In May of this year, Joe Foster’s term as Attorney General will end and Governor Chris Sununu will be able to nominate a successor. Here are some questions that Sununu should ask anyone he is considering.
1. Beginning no later than Phil McLaughlin, who was appointed Attorney General in 1997 by then Governor and now United States Senator Jeanne Shaheen, Attorney Generals in New Hampshire have claimed the power to not defend legislation that they deem unconstitutional. A recent example is Joe Foster refusing to defend an education funding law. Do you believe the Attorney General has such a power?
On Tuesday of this week, the Executive Council held a hearing on Governor Sununu’s nomination of Frank Edelblut to be Commissioner of the State Department of Education. A vote was supposed to follow at the Council’s meeting on Wednesday. It didn’t.
Democratic Councilor Andru Volinsky asserted that the vote would not be legally binding because State law requires as a prerequisite to the appointment of a Commissioner that the Governor consult with the entire State Board of Education, but Sununu had only talked to the Board’s Chairman.
Attorney General Joseph Foster, a Democrat, agreed with Volinsky’s interpretation.
Sununu responded by asking the Council to delay the vote to give him time to consult with the seven members of the Board of Education.
There is no mention of religion in the Executive Order. Rather, entry by the nationals of seven countries identified by the Obama administration as hotbeds of terrorism -Syria, Iraq, Iran, Sudan, Libya, Somalia, and Yemen- is suspended for 90 days, to allow the development of heightened vetting procedures.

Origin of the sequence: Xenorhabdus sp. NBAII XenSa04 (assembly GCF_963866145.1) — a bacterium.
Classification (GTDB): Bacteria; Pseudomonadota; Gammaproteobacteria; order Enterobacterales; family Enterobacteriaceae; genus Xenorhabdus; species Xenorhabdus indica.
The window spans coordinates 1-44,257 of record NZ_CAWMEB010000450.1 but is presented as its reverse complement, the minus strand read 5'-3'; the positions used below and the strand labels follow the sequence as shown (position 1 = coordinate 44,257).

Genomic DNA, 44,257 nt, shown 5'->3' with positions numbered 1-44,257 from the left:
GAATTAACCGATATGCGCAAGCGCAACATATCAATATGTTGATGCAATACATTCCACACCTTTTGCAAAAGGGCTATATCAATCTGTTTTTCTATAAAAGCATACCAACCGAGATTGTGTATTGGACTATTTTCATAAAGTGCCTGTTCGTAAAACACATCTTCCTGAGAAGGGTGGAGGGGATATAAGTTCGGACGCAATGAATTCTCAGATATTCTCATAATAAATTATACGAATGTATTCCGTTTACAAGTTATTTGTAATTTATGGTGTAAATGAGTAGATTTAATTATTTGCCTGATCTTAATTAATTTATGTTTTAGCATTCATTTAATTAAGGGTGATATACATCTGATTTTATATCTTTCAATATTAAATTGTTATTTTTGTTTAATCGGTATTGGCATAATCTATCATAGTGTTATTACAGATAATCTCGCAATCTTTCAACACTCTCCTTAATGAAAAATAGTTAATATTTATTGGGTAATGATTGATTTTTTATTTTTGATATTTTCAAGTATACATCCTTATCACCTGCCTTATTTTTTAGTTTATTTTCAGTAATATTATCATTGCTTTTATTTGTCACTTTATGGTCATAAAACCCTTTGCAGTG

The affected nations are Muslim-majority countries, but other Muslim-majority countries -Egypt, Saudi Arabia, Indonesia, for example- are not on the list. Moreover, the Executive Order applies equally to non-Muslims.
At the beginning of the week, the New Hampshire Attorney General, Joe Foster, humiliated GOP Statehouse leadership by announcing that he would not defend an education funding law passed by the Legislature: Continue reading →
In 1944, the United States Supreme Court issued Korematsu vs. United States, one of the most infamous decisions of the court. The case involved an Executive Order by President Franklin Roosevelt ordering that over 100,000 Americans of Japanese descent be rounded up and placed in detention camps. Continue reading →
Yesterday, the New Hampshire Attorney General humiliated GOP legislative leadership by announcing that he would not defend an education funding law passed by the Legislature because he feels it is unconstitutional: Continue reading →
The United States Supreme Court (SCOTUS) hears arguments on Wednesday (March 4) in King v. Burwell, a case that will decide whether it is legal for the Obama administration to allow Obamacare tax credits in States that did not set up state exchanges, but instead opted for federal exchanges. I previously post about the case here, here and here.
The New Hampshire Attorney General, on behalf of the State of New Hampshire, has joined a brief supporting the Obama administration. Here’s a link to a post on National Review Online regarding the amicus briefs (55 in all), which will allow you to access the brief joined by Mr. Foster.
I think it is highly likely that Mr. Foster has directly or indirectly been in communication with Speaker Jasper and Senate President Morse about what to do in response to a SCOTUS decision ruling that Obamacare subsidies are only available in States with state exchanges. If such a discussion or discussions have taken place, which I consider likely, then I am sure that the discussion included setting up a state exchange in New Hampshire.
My sense and fear is that Speaker Jasper, who is no small government conservative, would be receptive to such a plan.